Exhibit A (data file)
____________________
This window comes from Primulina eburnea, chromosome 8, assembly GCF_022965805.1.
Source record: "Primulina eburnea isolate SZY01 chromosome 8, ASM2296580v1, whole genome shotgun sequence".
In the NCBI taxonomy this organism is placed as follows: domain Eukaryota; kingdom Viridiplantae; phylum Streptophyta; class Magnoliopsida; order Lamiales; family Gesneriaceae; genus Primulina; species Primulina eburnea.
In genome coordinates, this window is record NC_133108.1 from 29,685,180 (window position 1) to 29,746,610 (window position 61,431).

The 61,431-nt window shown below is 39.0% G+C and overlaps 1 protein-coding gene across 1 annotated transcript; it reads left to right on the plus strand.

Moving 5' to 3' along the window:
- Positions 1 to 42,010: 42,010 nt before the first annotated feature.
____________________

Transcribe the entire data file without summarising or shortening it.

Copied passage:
This window comes from Primulina eburnea, chromosome 8, assembly GCF_022965805.1.
Source record: "Primulina eburnea isolate SZY01 chromosome 8, ASM2296580v1, whole genome shotgun sequence".
In the NCBI taxonomy this organism is placed as follows: domain Eukaryota; kingdom Viridiplantae; phylum Streptophyta; class Magnoliopsida; order Lamiales; family Gesneriaceae; genus Primulina; species Primulina eburnea.
In genome coordinates, this window is record NC_133108.1 from 29,685,180 (window position 1) to 29,746,610 (window position 61,431).

The 61,431-nt window shown below is 39.0% G+C and overlaps 1 protein-coding gene across 1 annotated transcript; it reads left to right on the plus strand.

Moving 5' to 3' along the window:
- Positions 1 to 42,010: 42,010 nt before the first annotated feature.